Does anyone remember the show Candid Camera? I was an avid viewer as a kid, and once I was diagnosed with a chronic illness, I took advantage of their "Laughter Therapy" program. They send four videotapes of Candid Camera shows (hopefully DVDs now) one-by-one to patients with illnesses who can use a laugh. Now-a-days, there are so many options to watch comedy on-demand, whether it is on your DVR or streaming from a source like Netflix. Regardless of where you get your comedy, there’s something therapeutic about laughing.
Recently I came across an article about how patients and doctors are drawing upon their experiences and writing comics about what they've been through. One artist who works in graphic medicine, Emily Haworth-Booth described her work eloquently. She said, "You can also manipulate and change something on the page, more easily than something that’s inside your own body. You can draw the pain, as a big black cloud perhaps, and then you can draw it again, but smaller, and smaller again, until it’s gone."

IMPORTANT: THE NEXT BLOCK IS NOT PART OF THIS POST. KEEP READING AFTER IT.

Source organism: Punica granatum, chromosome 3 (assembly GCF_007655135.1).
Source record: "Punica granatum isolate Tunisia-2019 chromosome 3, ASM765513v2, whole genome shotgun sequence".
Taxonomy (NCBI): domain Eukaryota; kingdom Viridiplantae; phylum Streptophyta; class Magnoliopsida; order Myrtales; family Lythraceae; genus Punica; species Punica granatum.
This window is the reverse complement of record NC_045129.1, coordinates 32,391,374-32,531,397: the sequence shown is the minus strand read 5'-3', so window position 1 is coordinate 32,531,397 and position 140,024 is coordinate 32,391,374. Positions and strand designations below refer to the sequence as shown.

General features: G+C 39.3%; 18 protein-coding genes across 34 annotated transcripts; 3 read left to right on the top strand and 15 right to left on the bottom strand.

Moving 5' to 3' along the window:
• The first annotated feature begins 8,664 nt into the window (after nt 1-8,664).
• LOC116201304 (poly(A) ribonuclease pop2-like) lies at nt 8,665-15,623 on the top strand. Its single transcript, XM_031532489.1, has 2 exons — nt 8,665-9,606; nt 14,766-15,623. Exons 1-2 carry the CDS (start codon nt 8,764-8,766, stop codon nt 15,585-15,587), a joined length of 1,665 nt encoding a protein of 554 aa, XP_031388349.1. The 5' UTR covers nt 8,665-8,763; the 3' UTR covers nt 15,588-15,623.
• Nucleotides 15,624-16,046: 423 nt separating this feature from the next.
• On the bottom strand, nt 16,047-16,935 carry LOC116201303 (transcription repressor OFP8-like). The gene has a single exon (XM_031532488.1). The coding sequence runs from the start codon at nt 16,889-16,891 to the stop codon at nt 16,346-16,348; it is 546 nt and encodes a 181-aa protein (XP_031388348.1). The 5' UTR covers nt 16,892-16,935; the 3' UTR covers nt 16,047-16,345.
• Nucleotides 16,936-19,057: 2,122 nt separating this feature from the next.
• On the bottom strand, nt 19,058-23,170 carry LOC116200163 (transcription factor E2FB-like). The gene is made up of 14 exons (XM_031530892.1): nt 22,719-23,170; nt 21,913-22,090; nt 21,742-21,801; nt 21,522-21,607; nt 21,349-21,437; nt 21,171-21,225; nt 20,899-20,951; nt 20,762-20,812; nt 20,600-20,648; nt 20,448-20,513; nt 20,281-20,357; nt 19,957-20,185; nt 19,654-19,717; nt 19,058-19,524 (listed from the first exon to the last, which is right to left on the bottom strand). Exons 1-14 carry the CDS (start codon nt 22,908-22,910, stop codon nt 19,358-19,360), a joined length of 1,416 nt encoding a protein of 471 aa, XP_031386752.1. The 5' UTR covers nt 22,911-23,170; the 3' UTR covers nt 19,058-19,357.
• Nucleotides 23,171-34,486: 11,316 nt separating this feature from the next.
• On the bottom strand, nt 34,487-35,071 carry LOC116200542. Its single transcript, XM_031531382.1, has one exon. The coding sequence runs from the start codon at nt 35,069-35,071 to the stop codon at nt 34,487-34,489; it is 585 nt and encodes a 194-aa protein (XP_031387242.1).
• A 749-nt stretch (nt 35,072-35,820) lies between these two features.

The power of laughter and comics in reaching patients is getting more and more attention for good reason. Cartoonist, Matthew Mewhorter used art journaling to cope with a colorectal cancer diagnosis and ostomy surgery. He created the website Cancer Owl, drawing himself as an owl.
When working with cancer patients, the topics in therapy can get pretty intense. I have found that being able to balance the intensity with laughter lets me build tremendous rapport and connection with my patients. Even the American Cancer Society website suggests that laughter can ease symptoms saying, "Available scientific evidence does not support humor as an effective treatment for cancer or any other disease; however, laughter has many benefits, including positive physical changes and an overall sense of well-being.” One study found the use of comedy can help people tolerate pain. Studies show that social laughter is correlated with an elevated pain threshold which causes the release of special neurotransmitter substances in the brain called endorphins that help control pain.
Some people say that laughter is the best medicine. It connects me with others in positive ways and has been shown to produce positive changes in mind, body and emotion. When I laugh, my body relaxes and my mood improves. Here at Oak Park Behavioral Medicine, we enjoy a good laugh, so please feel free to send along any comics, funnies or quotes. And now go on, get laughing!